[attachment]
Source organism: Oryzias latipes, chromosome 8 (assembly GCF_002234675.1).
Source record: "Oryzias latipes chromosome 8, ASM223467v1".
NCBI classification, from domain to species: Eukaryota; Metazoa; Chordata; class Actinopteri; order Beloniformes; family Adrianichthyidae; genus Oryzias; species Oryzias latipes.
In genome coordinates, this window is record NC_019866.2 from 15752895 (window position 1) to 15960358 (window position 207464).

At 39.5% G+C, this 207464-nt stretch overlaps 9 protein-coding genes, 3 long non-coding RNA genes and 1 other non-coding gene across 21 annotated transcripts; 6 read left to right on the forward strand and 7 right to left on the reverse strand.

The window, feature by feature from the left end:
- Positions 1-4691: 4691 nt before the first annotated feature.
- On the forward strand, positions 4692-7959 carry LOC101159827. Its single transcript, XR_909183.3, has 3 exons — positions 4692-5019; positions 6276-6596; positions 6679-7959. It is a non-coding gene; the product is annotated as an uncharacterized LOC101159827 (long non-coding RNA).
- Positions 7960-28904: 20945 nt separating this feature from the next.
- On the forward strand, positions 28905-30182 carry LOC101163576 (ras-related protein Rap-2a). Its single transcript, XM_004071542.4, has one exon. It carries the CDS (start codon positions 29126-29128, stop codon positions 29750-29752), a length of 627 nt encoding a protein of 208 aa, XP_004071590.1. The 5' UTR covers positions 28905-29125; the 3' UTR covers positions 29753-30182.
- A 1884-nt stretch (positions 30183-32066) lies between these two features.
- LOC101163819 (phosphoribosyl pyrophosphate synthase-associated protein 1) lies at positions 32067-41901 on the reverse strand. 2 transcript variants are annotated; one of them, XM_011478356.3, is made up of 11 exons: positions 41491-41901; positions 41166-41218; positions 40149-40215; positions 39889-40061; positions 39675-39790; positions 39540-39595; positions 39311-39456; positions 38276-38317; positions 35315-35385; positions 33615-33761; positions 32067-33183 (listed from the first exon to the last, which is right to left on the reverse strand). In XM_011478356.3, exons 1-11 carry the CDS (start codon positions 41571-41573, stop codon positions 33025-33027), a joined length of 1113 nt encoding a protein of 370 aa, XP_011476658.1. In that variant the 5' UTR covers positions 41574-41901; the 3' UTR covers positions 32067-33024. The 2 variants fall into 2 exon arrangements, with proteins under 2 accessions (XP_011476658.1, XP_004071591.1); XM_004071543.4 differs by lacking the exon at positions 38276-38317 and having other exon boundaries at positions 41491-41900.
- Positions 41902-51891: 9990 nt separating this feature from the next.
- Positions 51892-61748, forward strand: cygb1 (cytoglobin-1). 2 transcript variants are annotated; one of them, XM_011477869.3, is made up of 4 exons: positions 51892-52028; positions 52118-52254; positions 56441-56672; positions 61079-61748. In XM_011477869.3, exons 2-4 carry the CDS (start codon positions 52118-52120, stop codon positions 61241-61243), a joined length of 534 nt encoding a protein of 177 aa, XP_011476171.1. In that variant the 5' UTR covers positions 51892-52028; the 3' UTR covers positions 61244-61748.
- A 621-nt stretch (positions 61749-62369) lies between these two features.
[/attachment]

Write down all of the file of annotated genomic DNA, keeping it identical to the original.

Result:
Source organism: Oryzias latipes, chromosome 8 (assembly GCF_002234675.1).
Source record: "Oryzias latipes chromosome 8, ASM223467v1".
NCBI classification, from domain to species: Eukaryota; Metazoa; Chordata; class Actinopteri; order Beloniformes; family Adrianichthyidae; genus Oryzias; species Oryzias latipes.
In genome coordinates, this window is record NC_019866.2 from 15752895 (window position 1) to 15960358 (window position 207464).

At 39.5% G+C, this 207464-nt stretch overlaps 9 protein-coding genes, 3 long non-coding RNA genes and 1 other non-coding gene across 21 annotated transcripts; 6 read left to right on the forward strand and 7 right to left on the reverse strand.

The window, feature by feature from the left end:
- Positions 1-4691: 4691 nt before the first annotated feature.
- On the forward strand, positions 4692-7959 carry LOC101159827. Its single transcript, XR_909183.3, has 3 exons — positions 4692-5019; positions 6276-6596; positions 6679-7959. It is a non-coding gene; the product is annotated as an uncharacterized LOC101159827 (long non-coding RNA).
- Positions 7960-28904: 20945 nt separating this feature from the next.
- On the forward strand, positions 28905-30182 carry LOC101163576 (ras-related protein Rap-2a). Its single transcript, XM_004071542.4, has one exon. It carries the CDS (start codon positions 29126-29128, stop codon positions 29750-29752), a length of 627 nt encoding a protein of 208 aa, XP_004071590.1. The 5' UTR covers positions 28905-29125; the 3' UTR covers positions 29753-30182.
- A 1884-nt stretch (positions 30183-32066) lies between these two features.
- LOC101163819 (phosphoribosyl pyrophosphate synthase-associated protein 1) lies at positions 32067-41901 on the reverse strand. 2 transcript variants are annotated; one of them, XM_011478356.3, is made up of 11 exons: positions 41491-41901; positions 41166-41218; positions 40149-40215; positions 39889-40061; positions 39675-39790; positions 39540-39595; positions 39311-39456; positions 38276-38317; positions 35315-35385; positions 33615-33761; positions 32067-33183 (listed from the first exon to the last, which is right to left on the reverse strand). In XM_011478356.3, exons 1-11 carry the CDS (start codon positions 41571-41573, stop codon positions 33025-33027), a joined length of 1113 nt encoding a protein of 370 aa, XP_011476658.1. In that variant the 5' UTR covers positions 41574-41901; the 3' UTR covers positions 32067-33024. The 2 variants fall into 2 exon arrangements, with proteins under 2 accessions (XP_011476658.1, XP_004071591.1); XM_004071543.4 differs by lacking the exon at positions 38276-38317 and having other exon boundaries at positions 41491-41900.
- Positions 41902-51891: 9990 nt separating this feature from the next.
- Positions 51892-61748, forward strand: cygb1 (cytoglobin-1). 2 transcript variants are annotated; one of them, XM_011477869.3, is made up of 4 exons: positions 51892-52028; positions 52118-52254; positions 56441-56672; positions 61079-61748. In XM_011477869.3, exons 2-4 carry the CDS (start codon positions 52118-52120, stop codon positions 61241-61243), a joined length of 534 nt encoding a protein of 177 aa, XP_011476171.1. In that variant the 5' UTR covers positions 51892-52028; the 3' UTR covers positions 61244-61748.
- A 621-nt stretch (positions 61749-62369) lies between these two features.